May Day Revels, Part 2

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This is the second major section of May Day Revels. May Day is celebrated on May 1st for the Proto-Indo-European Goddess *Pria, the Goddess of Spring Flowers. These pages mainly address May Day Customs in the Germanic language-speaking areas, especially English, where the Goddess is known as Freya. However some songs, dances and traditions are included from Cornwall which was a traditionally Celtic-speaking area. The main topics in this section are Furry Day Songs and Dances, Maypole Dancing, the Tree in the Wood Song and a couple of Morris Dances associated with Maypole dancing. Though this work is based on linguistic research, most of the songs have been chosen because they are pretty, fun and fairly easy to learn. They are numbered for convenience of reference.

There is so much information about May Day that I have divided it into four separate pages on this website. To make it easier to find the various topics, here is a Table of Contents for all four pages.

Maypole from Hone's Every-Day Book, illustration probably by Cruikshank Table of Contents
Freya (different page)
Invocations
May Day Revels, Part 1 (different page)
Walpurgis Night
Customs for Children
Hawthorn Tree Songs
May Dew Songs
May Day Songs (different page)
Visiting Songs
Syllabub Recipe
May Day Revels, Part 2 (this page)
Furry Day Dances
Maypole Dancing
Tree in the Wood Songs (Summerisle or Maypole Song)
Morris Dances
#furry

Furry Day Songs and Dances

Furry Day is the name of a May Day festival very famous for its traditional customs in Cornwall, the southwest extension of the island of England. Cornish, a Celtic language, was spoken there until the 1800’s. Cornish is now spoken as a revived language, but English is the standard language. There is a set of Furry Day songs associated with this festival, but as with many folk songs, they all have the same name, e.g. Furry Day Carol, Furry Dance, etc., so I have tried to distinguish them. These songs are strongly associated with May Day celebrations, although some of the festivals are now set to May 7th or so. This is said to be because the change of calendar in 1752 has set them away from the original May 1st date but it may be for economic reasons. Small towns do better if they don’t have to compete with each other for visitors on their major festival days. Notes in the Oxford Carols say that furry is from Latin feria, which has also come into English as the word “faire” meaning a gathering for exchange. Or it may be connected to the words Freya and fairy as appears to be the case. All of Freya’s days seem to be “free” days, that is, fairs or holidays.

1. Padstow ’Obby ’Oss Music
Padstow is a town in Cornwall, and the custom of welcoming spring with songs and a procession for the Padstow ’Obby ’Oss (Hobby Horse) is considered very ancient, but no one really knows how old it is or what the basis of it is. A lot of ink has been expended over the “Pagan” origins of it. The arguments are somewhat tenuous, nevertheless the custom of celebrating festivals with hobby horse processions is very widespread among the Indo-Europeans and certainly it is common in Celtic areas. The “Merry Morning of May” song has two parts. The Night Song is sung after midnight before the day of the celebration (May 1st); and then the Day Song is used during the day for the “’Obby ’Oss” procession. The fast part of the song which begins “Unite and unite....” is sung while the horse is dancing around and then the slow part “O where is Saint George...” is sung when he is lying down or “resting.” When the horse jumps up again, the people cry “Oss, Oss, Wee Oss!” All of the townsfolk sing this song so it has been remembered forever. The song is sung in English although it has been back-translated into Cornish. The phrase “summer is a-comen today” has a very archaic form meaning “summer has (completely) come today.” The verb is a perfective form, so that it expresses completion, and this type of verb form also occurs in the Medieval English song “Summer is icumen in” which is thought to date back to around 1250 CE, so the composition of the song may be English. The tune is considered an old Cornish tune however.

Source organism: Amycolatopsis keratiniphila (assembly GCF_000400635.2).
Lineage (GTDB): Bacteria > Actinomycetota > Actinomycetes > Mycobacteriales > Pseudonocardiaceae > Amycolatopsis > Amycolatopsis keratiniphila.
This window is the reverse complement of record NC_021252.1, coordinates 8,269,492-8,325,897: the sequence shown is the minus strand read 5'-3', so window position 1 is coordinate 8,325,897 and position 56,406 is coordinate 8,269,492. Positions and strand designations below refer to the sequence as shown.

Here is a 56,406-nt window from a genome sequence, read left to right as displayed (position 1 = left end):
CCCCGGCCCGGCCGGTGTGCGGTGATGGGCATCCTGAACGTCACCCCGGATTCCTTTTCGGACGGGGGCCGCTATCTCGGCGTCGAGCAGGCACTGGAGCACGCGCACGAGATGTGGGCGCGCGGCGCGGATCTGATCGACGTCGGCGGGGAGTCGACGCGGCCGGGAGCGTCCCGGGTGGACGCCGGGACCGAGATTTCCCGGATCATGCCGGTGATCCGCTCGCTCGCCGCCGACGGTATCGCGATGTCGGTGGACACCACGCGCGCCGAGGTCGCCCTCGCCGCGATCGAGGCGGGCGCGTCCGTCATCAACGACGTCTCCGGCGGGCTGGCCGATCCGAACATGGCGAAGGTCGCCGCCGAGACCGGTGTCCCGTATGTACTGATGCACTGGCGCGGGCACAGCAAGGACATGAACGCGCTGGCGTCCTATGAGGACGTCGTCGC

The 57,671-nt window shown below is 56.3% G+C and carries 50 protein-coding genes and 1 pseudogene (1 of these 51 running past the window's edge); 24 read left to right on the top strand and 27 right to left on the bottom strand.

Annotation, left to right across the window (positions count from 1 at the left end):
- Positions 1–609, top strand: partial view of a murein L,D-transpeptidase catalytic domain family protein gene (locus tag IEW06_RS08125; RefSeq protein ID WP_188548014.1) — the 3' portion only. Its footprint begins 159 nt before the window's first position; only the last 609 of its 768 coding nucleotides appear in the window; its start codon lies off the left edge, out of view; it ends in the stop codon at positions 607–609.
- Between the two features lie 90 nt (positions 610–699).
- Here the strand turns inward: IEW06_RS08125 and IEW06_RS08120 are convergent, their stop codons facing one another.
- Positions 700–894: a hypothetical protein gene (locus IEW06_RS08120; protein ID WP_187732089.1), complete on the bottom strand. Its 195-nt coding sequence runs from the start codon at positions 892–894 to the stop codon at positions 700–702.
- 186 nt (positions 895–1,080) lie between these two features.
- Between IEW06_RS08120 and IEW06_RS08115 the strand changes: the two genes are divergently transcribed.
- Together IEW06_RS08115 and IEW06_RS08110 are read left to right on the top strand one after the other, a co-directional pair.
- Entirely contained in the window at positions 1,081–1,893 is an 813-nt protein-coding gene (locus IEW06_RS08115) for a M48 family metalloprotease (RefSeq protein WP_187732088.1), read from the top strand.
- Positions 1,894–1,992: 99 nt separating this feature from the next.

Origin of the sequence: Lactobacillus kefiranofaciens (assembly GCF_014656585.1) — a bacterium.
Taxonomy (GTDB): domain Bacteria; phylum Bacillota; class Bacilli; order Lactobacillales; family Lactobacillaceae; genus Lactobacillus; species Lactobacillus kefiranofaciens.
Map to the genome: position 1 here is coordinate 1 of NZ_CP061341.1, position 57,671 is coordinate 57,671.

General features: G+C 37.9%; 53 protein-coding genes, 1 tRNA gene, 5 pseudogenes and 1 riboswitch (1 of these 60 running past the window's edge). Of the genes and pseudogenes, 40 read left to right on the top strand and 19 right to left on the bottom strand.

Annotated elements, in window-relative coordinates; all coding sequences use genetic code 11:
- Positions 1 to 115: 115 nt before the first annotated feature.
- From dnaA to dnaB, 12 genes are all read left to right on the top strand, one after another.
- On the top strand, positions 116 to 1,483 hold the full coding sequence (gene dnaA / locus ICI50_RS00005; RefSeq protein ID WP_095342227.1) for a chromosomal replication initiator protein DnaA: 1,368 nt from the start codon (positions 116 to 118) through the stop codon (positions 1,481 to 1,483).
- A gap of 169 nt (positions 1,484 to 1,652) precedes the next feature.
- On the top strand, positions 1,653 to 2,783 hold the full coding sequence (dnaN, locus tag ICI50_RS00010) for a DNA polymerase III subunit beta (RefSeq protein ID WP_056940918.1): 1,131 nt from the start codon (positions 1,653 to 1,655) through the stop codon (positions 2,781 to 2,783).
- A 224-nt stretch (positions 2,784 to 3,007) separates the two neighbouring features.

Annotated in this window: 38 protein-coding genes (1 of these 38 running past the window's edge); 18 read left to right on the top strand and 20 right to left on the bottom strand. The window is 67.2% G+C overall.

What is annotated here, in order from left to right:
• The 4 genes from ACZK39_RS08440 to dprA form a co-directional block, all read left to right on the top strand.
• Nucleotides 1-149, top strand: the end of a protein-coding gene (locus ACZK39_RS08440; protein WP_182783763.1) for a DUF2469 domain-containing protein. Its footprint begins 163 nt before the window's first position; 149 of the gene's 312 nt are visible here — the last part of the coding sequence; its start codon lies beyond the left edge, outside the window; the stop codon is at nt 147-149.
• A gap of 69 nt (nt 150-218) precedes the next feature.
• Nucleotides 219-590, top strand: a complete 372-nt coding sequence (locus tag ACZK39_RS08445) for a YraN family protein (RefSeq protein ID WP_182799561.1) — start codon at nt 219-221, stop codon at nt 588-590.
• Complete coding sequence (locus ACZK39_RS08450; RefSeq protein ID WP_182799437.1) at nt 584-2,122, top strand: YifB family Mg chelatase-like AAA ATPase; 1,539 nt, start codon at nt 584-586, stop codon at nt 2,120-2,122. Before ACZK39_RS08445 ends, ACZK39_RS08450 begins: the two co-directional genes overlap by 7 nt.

The words only are published in Festivals by Ruth Manning-Sanders, p. 89-92. Manning-Sanders seems to have been the one who first noticed that this was Pagan. The words and music are published as #86 Can Cala Me “May Day Song” in the Peter Kennedy book on pp. 212-213. Here the words are given in Cornish (back-translated) and in English with additional explanation about the traditions on pp. 229-231. I give the words here from Manning-Sanders although the verses vary quite a bit.